In today’s competitive business environment, employees can “make or break” an enterprise when it comes to trade secret protection. When used strategically, trade secrets often provide a significant competitive advantage in the market place, and can be central to the creation of a market niche which competitors may find difficult to penetrate.

Companies are very protective of their trade secrets and by successfully protecting them they strengthen other IP assets that they have; for example, when Coca-Cola protects its secret formula as a trade secret, by doing so it also strengthens its trademark. A case this year has highlighted again the importance of ensuring protection of confidential documents when involved in a legal dispute with a trade rival to protect trade secrets.

Luxottica Retail Australia Pty Ltd v Specsavers Pty Ltd (No 3)1

The case involved a dispute between Luxottica (the company which manages the OPSM brand) and its trade rival Specsavers.

Specsavers in February and March of 2010 ran an advertising campaign that compared its products and prices to OPSM’s. The Federal Court determined that the advertisements were misleading and deceptive under Section 52 of the Trade Practices Act2. The court declined to order corrective advertising on the basis that the passage of time had dissipated the effect of the advertisement3..The question of damages to be awarded was left for another application. This is the context in which this case arises.

Specifically, in support of its claim of damages OPSM had provided Specsavers legal representatives with certain evidence pursuant to a confidentiality regime, which had been imposed to supplement the ordinary obligation on parties in litigation not to use documents for any purpose extraneous to the litigation4.  

The additional confidentiality regime prevented Specsavers’ lawyers from giving the evidence to Specsavers itself. This was in recognition that the ordinary obligation may be inadequate in some circumstances, particularly with regard to trade rivals. This case concerned an application by Specsavers to vary the terms of that confidentiality regime to allow Dr Stretch Kontelj, Specsavers’ in-house counsel and company secretary, access to material provided by Luxottica.  

General Principles

The general principles on use that can be made of material disclosed in litigation is laid down in the case of Mobil Oil Australia Ltd v Guina Developments Pty Ltd5 were:

  • A party was not to use documents obtained by discovery for purposes extraneous to litigation. Hayne JA quoted Lord Keith of Kinkel in Home Office v Harman6:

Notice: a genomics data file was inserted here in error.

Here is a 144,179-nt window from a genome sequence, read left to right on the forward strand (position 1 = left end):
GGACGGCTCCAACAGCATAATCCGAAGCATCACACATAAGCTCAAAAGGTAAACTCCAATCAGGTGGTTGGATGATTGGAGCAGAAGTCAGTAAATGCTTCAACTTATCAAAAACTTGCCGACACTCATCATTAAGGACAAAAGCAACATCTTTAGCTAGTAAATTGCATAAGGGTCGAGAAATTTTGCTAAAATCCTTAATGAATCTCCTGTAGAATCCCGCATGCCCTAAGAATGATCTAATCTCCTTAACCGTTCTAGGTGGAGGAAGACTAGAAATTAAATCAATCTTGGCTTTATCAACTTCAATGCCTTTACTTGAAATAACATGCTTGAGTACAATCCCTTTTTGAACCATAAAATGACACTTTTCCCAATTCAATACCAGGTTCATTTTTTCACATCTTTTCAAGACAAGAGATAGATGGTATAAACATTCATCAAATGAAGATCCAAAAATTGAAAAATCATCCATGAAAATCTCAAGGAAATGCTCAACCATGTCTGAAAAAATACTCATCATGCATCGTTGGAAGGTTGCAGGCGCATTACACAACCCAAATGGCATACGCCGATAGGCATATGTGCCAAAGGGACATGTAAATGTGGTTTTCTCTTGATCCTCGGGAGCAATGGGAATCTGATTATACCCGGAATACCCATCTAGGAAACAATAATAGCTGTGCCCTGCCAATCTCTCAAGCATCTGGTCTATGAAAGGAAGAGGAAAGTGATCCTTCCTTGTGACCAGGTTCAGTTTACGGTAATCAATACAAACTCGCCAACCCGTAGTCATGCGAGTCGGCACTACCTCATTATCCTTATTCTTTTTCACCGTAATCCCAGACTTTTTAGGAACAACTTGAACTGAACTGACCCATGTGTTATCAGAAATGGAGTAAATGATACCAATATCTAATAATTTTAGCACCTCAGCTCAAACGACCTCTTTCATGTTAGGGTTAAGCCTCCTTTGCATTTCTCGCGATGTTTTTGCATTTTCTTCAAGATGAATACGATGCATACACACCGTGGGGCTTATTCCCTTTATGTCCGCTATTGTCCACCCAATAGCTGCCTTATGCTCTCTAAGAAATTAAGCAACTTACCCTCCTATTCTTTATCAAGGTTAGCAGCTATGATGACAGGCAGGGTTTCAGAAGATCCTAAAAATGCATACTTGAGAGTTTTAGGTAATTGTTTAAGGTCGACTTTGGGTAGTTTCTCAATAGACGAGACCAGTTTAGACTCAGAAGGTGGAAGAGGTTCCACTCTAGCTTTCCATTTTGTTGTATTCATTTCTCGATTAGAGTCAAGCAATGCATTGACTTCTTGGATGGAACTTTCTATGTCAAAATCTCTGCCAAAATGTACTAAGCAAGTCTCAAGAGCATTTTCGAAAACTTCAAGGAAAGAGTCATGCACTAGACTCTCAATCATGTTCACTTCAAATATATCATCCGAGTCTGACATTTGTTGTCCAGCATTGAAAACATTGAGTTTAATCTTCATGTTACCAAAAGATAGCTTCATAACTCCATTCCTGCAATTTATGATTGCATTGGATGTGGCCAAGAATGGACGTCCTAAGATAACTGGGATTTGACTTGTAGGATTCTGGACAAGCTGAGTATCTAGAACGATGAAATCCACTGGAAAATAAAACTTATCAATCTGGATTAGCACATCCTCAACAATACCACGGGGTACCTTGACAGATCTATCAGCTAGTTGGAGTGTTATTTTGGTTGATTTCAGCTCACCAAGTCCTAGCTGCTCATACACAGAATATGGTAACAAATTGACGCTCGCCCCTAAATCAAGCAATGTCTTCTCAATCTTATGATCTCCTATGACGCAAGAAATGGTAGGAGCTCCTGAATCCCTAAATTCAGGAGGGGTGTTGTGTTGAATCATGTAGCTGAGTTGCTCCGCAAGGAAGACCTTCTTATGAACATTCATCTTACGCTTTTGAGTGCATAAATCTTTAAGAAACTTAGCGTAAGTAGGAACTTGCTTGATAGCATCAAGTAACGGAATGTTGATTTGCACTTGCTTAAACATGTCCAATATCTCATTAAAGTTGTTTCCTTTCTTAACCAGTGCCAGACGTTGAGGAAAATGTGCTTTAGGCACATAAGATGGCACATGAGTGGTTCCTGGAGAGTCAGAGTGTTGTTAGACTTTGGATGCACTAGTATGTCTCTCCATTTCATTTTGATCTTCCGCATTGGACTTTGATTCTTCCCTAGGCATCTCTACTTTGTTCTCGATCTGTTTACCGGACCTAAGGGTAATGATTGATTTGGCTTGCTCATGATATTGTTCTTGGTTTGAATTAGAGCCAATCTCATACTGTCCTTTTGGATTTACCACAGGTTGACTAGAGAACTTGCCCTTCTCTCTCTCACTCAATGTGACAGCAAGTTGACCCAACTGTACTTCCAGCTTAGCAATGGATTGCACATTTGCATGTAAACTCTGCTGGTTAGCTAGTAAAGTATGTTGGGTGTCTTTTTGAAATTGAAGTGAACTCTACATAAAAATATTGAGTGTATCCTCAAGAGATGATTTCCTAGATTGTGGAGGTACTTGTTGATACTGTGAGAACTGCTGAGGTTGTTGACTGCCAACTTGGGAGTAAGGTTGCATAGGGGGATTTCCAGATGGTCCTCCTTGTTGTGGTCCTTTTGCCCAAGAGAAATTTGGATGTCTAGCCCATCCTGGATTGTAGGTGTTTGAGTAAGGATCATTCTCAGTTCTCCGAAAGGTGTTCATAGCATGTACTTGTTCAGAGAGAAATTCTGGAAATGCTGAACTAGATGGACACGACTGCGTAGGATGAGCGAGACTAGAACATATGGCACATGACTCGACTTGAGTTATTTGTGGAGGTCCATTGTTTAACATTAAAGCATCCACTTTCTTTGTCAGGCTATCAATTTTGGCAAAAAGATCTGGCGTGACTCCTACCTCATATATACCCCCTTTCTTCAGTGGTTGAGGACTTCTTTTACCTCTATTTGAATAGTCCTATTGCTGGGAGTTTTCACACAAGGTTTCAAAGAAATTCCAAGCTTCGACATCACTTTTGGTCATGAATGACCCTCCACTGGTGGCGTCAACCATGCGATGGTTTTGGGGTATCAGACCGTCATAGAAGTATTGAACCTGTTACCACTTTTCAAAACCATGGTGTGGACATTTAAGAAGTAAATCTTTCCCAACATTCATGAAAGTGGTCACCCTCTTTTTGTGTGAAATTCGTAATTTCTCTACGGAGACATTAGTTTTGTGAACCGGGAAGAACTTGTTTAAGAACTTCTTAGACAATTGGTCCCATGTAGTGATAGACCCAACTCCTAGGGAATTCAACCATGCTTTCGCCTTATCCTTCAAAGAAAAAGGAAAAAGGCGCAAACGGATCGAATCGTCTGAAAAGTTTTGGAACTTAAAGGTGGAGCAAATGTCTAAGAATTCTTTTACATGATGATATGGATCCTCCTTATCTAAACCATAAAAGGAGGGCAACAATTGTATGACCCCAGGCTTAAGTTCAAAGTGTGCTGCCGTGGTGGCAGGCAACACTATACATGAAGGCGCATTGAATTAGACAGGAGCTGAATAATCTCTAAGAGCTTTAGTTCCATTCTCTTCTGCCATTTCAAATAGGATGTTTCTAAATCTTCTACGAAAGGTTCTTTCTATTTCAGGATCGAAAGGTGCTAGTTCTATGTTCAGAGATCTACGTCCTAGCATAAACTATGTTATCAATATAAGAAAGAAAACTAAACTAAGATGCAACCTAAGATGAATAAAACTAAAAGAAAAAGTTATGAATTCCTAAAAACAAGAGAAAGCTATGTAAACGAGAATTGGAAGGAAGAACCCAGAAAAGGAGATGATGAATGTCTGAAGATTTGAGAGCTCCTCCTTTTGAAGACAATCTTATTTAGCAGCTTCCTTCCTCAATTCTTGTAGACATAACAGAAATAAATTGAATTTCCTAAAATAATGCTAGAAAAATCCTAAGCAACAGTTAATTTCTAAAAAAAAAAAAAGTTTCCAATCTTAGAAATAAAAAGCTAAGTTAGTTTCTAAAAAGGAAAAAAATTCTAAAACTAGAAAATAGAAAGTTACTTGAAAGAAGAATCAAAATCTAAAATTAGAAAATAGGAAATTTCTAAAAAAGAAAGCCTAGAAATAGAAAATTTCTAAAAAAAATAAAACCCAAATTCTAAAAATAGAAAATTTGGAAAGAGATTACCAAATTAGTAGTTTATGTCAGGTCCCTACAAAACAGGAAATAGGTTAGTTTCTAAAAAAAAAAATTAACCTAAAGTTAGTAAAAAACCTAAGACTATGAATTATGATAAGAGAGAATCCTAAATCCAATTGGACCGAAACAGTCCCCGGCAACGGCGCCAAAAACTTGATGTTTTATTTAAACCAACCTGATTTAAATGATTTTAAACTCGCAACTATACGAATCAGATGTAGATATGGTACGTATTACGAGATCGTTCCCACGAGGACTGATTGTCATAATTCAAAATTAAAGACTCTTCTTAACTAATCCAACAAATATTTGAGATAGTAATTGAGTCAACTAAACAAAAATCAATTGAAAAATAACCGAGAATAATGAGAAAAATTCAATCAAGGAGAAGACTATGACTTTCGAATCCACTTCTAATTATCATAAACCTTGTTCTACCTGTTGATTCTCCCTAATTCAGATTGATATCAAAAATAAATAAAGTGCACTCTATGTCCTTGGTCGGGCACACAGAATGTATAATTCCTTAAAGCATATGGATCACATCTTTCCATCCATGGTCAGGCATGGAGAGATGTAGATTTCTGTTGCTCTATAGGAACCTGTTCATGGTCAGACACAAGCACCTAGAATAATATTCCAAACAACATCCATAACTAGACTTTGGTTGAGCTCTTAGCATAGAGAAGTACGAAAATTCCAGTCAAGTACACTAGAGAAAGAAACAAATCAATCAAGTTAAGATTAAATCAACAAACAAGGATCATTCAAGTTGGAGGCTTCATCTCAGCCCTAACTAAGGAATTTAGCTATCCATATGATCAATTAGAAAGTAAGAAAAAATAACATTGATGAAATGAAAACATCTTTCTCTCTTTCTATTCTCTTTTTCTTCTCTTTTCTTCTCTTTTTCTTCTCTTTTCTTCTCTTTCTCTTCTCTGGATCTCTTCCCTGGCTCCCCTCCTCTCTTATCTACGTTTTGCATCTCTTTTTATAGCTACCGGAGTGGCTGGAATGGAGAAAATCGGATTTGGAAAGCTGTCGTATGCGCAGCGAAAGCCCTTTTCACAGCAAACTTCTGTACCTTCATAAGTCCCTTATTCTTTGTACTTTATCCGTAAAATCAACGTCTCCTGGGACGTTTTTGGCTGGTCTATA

“Discovery constitutes a very serious invasion of the privacy and confidentiality of a litigant’s affairs…the process should not be allowed to place upon the litigant any harsher or more oppressive burden than is strictly required for the purpose of securing that justice is done.”

  • The fact that documents are confidential will not ordinarily be sufficient reason to deny inspection by the opposite party. The ordinary obligation will, in some cases, provide sufficient protection. However, his Honour recognized that in the case of trade rivals, other considerations arise. In particular he said that once documents are inspected by the principles of the trade rival:

“…confidentiality is destroyed once and for all…To say that the trade rival is bound not to use the documents except for the purpose of the action concerned is, in a case such as this, to impose upon that trade rival an obligation that is impossible of performance by him and impossible of enforcement by the party whose secrets have been revealed.”

  • His Honour also said that in some cases, it would be appropriate to distinguish between the plaintiff, its officers, its legal advisers and experts. Orders of confidentiality can be made:  

“…when doing so would strike a fair balance between the competing interests of the party seeking inspection and the party claiming confidentiality. No more specific rule can be laid down- each case will fall for determination according to its own facts.”

What the Judge was prepared to protect

This case provides an example of where the court has been prepared to order an additional level of protection for certain documents above that provided by the ordinary obligation not to use the material for purposes extraneous to litigation.  

What will be protected?

From the report prepared by a forensic accountant, Justice Perram addressed which parts contained evidence which is of the character that should be protected. In particular, he said the following information was entitled to additional protection than that found usually:

  • Figures in percentage terms describing the proportion of customer sales constituted by sales made on corporate accounts;  
  • The actual gross and net sales, and net sales by state and region;